The germination data indicated that CF4 treatment of radish and pea seeds exhibited delayed germination; aniline-plasma treated soybeans and corn seeds recorded accelerated germination; cyclopentane and hydrazine plasma treatment shortened only slightly the germination of soybeans and did not affect the germination of corn (experiments performed at two different pressures, 70 and 150 mT did not generate significant differences in the germinations) ; and perfluorodecaline-plasmas substantially delayed the germination growth of bean and corn seeds, with the longer the plasma treatment time, the longer the delay of germination. Fig. 4 illustrates results with Little Marvel variant of Pisum sativum treated with carbon tetrafluoride RF plasma at 200 mT for five minutes to provide a plasma mediated deposit on the surfaces of the seeds. Fig. 5 shows a similar plasma treatment for the Alaska variant. In both cases, germination is delayed. Fig. 6 shows the results for a similar CF4 plasma treatment of Raphanus sativus illustrating delayed germination for the plasma treated seed, but there was essentially no difference in long term germination versus the control. Fig. 7 shows the results for plasma treatment of Glycine max with aniline containing plasma, illustrating the acceleration of germination for the plasma treated seed with no difference in long-term germination over the control. Similar results were obtained for a similar plasma treatment with an aniline containing plasma for Zea mays as shown in Fig. 8. Fig. 9 illustrates the results for Zea mays germination for cyclopentane plasma treatment at two different pressures, illustrating an accelerated germination for the seeds treated at the higher pressure but with no long-term difference in germination compared to the control. Fig. 10 shows the results for a similar treatment of Gylcine max with cyclopentane, illustrating accelerated germination for the plasma treated seeds with minor differences in long-term germination of the plasma treated seed as compared with the control. Fig. 11 shows the results for treatment of Glycine max with perfluorodecaline containing plasma, illustrating delayed germination for the plasma treated seed. Fig. 12 shows the results for a similar plasma treatment of Zea mays with perfluorodecaline, illustrating significantly delayed germination and reduced long-term germination for the plasma treated seed under plasma treatment conditions of 300 mT pressure for ten minutes. Fig. 13 shows comparative results for Zea mays treated with plasmas containing hydrazine and plasmas containing perfluorodecaline at 200 mT for 20 minutes. The comparative data show no significant long-term difference in germination between the plasma treated seed and the control, but with a significant delay in germination for the perfluorodecaline plasma treated seed and a slight acceleration of germination for the hydrazine treated seed. Fig. 14 illustrates the results for several samples of Zea mays treated with plasma containing perfluorodecaline at 200 mT for plasma treatments times of 2, 5 and 20 minutes. As illustrated therein, all plasma treatments significantly delayed early germination of the treated seed while long-term germination was slightly reduced for the two minute treated seed and significantly reduced for the 20 minute treated seed. Fig. 15 shows the results for similar plasma treatments of Phaseolous vulgaris for treatment with plasmas containing perfluorodecaline at 200 mT for treatment times of 2, 5 and 20 minutes. The data show that germination was delayed for all of the treated samples, with the amount of the delay in germination directly related to the length of the treatment time. However, the long-term germination rates for all treatment times were essentially the same, slightly reduced from the control germination rate. The foregoing data illustrate that germination rates can be accelerated or delayed for various of types of seed by plasma treatments with appropriate plasma source gases, with long-term germination rates that are similar or essentially identical to untreated seeds by appropriate choice of plasma treatment conditions such as gas pressure and treatment time.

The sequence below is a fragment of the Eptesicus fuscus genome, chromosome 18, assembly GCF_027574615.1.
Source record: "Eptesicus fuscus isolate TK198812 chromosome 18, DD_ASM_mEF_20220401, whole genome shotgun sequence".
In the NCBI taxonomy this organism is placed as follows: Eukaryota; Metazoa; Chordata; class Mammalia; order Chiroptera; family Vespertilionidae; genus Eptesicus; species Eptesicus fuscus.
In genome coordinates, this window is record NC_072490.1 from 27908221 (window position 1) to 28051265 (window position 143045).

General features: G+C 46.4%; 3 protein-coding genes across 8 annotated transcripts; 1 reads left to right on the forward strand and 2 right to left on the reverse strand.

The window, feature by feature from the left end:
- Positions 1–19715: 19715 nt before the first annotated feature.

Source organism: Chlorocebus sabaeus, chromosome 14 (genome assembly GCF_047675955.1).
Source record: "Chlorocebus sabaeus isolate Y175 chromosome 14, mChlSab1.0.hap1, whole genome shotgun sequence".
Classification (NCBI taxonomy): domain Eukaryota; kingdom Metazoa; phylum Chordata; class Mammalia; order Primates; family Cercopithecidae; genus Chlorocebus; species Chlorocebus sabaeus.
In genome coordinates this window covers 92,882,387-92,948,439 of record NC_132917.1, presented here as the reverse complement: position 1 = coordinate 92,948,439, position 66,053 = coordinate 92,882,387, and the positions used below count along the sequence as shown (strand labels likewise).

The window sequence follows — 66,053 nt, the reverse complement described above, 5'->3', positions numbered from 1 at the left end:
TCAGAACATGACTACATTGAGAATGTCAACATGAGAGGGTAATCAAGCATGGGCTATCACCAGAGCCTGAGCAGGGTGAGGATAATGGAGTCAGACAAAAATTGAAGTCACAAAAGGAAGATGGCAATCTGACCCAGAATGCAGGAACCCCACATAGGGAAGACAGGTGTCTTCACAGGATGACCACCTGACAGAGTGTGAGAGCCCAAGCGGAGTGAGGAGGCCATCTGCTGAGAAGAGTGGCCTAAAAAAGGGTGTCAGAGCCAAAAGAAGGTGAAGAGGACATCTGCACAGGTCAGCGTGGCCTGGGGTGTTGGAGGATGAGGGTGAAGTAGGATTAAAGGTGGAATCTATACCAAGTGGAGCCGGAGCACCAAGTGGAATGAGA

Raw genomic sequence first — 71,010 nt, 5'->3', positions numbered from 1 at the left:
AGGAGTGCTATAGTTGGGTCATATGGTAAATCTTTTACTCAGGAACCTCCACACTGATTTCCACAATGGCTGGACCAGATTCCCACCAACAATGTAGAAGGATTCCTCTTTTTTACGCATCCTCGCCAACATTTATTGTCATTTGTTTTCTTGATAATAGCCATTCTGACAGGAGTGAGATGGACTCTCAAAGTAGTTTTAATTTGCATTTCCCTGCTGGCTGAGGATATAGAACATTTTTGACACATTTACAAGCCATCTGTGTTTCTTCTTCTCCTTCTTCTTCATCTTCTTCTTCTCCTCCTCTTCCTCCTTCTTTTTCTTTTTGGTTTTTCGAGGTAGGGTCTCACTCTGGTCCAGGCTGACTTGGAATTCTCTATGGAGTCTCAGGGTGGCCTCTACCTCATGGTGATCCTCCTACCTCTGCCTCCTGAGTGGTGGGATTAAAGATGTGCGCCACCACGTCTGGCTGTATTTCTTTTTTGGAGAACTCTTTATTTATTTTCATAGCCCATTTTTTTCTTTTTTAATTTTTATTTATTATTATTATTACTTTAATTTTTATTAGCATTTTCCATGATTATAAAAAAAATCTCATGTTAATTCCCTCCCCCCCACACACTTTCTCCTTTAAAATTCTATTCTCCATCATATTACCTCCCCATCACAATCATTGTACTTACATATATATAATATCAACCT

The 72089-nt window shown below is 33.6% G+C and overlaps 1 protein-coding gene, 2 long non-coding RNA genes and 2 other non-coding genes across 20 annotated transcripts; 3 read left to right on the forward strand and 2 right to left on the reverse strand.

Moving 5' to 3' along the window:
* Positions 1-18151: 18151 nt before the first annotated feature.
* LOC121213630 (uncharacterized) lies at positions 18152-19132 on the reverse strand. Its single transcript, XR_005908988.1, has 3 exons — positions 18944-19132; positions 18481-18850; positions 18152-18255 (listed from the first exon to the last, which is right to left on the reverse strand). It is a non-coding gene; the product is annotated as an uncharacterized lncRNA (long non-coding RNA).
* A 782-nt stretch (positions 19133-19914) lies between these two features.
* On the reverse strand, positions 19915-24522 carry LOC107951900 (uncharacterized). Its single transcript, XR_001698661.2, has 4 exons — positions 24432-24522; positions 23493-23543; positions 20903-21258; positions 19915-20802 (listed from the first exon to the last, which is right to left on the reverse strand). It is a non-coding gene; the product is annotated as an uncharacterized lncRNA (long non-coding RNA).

From these data, several conclusions can be drawn. Cold-plasma treatments in accordance with the invention can induce significant surface modifications on various seeds, while maintaining the viability of the seeds. Plasma deposited thin fluorocarbon layers can cause delays in seed germination, which may be due to the hydrophobic nature of such films and, consequently, to the reduced water permeation through the films to the seeds. Such delayed germination seeds may be intermixed with regular germination seeds to provide phased germination of seeds being planted, and seeds treated in this manner may be stored for longer periods of time, e.g. , for more than one year or to be conserved during space travel, etc. The plasma deposition process allows immobilization of bioactive molecules, such as fungicides and bacteria (e.g. , nitrogen-fixing bacteria) or plant nutrients on the seed surfaces. While the plasma treatment may be carried out in accordance with the invention to deposit protective films over previous treatments including bacteria, the seeds may be pretreated by a plasma cleaning process to clean the surfaces of the seeds and to sterilize the seed surfaces to kill bacteria and fungus, etc., before applying a protective film coating in accordance with the invention. It is understood that the invention is not confined to the particular embodiments set forth herein as illustrative, but embraces such modified forms thereof as come within the scope of the following claims.

Claims

What is claimed is: 1. A method for treating living matter to enhance the surface properties thereof comprising: (a) igniting a cold plasma in a gas from a source of a gas from which a deposit may be formed by plasma reaction; and (b) exposing the living matter to the plasma for a selected period of time to form a plasma reacted deposit on the surfaces of the living matter.